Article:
How Budget 2022 can help India become propeller of global growth post COVID-19

Should the government fire on all cylinders, there is every chance that India would be one of the leading propellers of post-pandemic economic growth

Bindu Dalmia January 26, 2022 16:32:33 IST
How Budget 2022 can help India become propeller of global growth post COVID-19

Indian Union Budget 2022: File image of Finance Minister Nirmala Sitharaman. PTI

Amidst the relentless and swift shifting sands of time, in a mature economy as India has evolved into, the Budget day in itself is of diminishing importance as the only day when Big Bang economic policies are announced. This can be gauged from the trajectory of NDA-II’s three earlier Budgets: How the finance minister and team Modi maintain a ‘calibrate-as-you-go’ proactive and interactive stance in announcing major reforms almost round the year.

Sure, the Budget day is an important annual economic event where the government lays out a fiscal and policy roadmap for the year and furnishes an account of income and expenditure. But economic reforms have now become a year round phenomenon with the aim of integrating Indian manufacturing speedily with global value chains, increasing economic intensity and job elasticity.

With five states going to polls this month, Uttar Pradesh being the most populous and significant one, and with the Model Code of Conduct in place, I expect the Budget to be a progressive outreach of growth laced with populism. The Budget will have a rural slant, with increased outlays for infrastructure and a transition to the green economy, and with existing welfare schemes being enhanced on a need-based basis, and which are definitely needed, regardless of elections.

Let me explain that when I say a populist Budget, it does not imply freebies just to garner votes, but to the contrary, is very much in continuation with this government’s earlier focus on welfarist schemes like Garib Kalyan Yojna, PM Kisan Yojana, and implementation of social sector reforms like housing for all, Ujjwala, Awas Yojna, Ayushman Bharat, etc.

To that extent, not only would outlays most likely increase for expansion of a social security net, but the idea is to achieve 100 per cent saturation and reach in areas such as health, education and housing for all, water and rural electrification before the 2024 general elections. The vital point is that sectoral allocations provisioned for must be optimally spent by micro-monitoring of delivery of projects, as many allocations of the last year’s Budget have not been fully utilised for implementation, which greatly impacts job creation.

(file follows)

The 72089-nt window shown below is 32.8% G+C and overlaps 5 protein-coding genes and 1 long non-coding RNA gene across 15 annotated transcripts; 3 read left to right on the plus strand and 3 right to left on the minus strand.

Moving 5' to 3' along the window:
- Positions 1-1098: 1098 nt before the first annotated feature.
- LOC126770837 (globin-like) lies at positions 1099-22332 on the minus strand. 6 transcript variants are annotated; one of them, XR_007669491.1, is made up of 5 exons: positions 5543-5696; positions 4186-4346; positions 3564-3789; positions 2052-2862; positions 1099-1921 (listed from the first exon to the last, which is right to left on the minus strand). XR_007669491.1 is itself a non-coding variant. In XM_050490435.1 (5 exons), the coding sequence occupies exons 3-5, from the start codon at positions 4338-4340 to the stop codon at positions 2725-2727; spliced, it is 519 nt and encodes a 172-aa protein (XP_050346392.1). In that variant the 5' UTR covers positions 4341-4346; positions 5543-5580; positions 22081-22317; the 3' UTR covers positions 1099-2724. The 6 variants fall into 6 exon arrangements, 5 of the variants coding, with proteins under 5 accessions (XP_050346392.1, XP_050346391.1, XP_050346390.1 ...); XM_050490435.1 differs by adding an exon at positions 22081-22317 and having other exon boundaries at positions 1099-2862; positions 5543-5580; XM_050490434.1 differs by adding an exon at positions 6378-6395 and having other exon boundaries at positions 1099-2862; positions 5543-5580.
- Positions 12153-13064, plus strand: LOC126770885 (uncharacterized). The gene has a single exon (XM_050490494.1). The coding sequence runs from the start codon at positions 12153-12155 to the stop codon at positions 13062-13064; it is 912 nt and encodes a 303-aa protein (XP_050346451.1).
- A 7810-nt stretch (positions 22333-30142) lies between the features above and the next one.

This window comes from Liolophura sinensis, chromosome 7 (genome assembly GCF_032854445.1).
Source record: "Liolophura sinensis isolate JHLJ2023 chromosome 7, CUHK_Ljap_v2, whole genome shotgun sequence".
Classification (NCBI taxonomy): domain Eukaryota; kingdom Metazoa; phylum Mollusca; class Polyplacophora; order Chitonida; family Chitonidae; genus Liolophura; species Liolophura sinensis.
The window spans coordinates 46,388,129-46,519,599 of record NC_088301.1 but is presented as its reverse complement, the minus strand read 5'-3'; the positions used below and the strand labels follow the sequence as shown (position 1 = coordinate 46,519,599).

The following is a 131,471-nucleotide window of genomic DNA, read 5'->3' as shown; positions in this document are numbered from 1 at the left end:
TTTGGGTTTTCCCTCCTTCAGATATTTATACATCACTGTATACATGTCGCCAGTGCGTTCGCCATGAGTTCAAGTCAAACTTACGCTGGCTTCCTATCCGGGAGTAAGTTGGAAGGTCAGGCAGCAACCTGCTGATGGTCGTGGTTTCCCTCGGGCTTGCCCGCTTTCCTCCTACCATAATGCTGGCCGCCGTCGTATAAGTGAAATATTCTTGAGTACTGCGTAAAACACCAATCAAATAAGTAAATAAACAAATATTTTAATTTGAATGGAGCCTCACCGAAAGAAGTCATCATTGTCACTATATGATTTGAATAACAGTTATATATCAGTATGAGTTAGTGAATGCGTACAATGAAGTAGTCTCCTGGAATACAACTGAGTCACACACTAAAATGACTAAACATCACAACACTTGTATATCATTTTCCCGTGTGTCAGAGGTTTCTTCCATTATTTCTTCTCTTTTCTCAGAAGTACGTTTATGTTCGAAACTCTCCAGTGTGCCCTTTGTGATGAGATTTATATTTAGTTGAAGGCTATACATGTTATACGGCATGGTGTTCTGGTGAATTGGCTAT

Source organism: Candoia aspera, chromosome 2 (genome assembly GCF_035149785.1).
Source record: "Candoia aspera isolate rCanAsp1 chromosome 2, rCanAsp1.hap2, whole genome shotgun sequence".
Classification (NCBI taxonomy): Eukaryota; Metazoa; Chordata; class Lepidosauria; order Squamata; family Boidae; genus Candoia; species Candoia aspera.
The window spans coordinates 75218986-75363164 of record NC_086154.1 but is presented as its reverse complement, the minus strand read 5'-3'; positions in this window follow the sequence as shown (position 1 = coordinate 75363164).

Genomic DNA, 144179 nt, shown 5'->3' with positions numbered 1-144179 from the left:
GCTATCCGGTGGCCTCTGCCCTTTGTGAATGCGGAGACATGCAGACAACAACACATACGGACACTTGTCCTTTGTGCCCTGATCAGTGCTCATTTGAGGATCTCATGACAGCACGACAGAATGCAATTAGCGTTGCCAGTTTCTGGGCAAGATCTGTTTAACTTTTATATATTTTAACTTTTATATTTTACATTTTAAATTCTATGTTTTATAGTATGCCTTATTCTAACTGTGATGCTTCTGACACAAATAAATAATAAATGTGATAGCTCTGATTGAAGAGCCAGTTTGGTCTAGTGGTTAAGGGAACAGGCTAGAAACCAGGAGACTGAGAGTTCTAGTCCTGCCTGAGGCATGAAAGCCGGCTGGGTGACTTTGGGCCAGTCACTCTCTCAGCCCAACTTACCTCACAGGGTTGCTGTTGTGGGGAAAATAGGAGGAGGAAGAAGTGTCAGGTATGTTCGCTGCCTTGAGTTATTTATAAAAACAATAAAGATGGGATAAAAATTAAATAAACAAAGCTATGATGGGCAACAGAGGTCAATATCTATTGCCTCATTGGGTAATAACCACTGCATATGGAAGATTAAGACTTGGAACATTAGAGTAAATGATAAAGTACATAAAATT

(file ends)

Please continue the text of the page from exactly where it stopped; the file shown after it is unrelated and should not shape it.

Revenues in direct and indirect taxes have been robust enough to provide the government enough headroom to balance its fiscal goals and spending needs, despite the lower than targeted receipts from privatisation. However, to augment the revenue side, disinvestments and asset monetisation are just the avenues which will need to be accelerated in 2022-23.

As for my expectations from the Budget, importantly, one hopes that the finance minister resists the urge for premature fiscal tightening. I anticipate the government will continue to do the heavy lifting to restart a virtuous cycle of private capex and job creation.

Due to limitations on word count, I will restrict my expectations from the Budget to the following sectors:

Making India a manufacturing hub

With regard to making India a manufacturing hub, top software exporters are being incentivised to gear up for a surge in demand for technology services aimed at entering the Metaverse, which is the next transition of the Internet industry. In order to broaden the product basket for the Production Linked Incentives Scheme and to give scale to the manufacturing of semi-conductors, IT hardware and electronics, the government is likely to come out with more categories where benefits will be extended to create large industrial zones to absorb 40,000 to one lakh jobs and increase the competitiveness in the cost and ease of doing business.

Acquiring ‘green assets’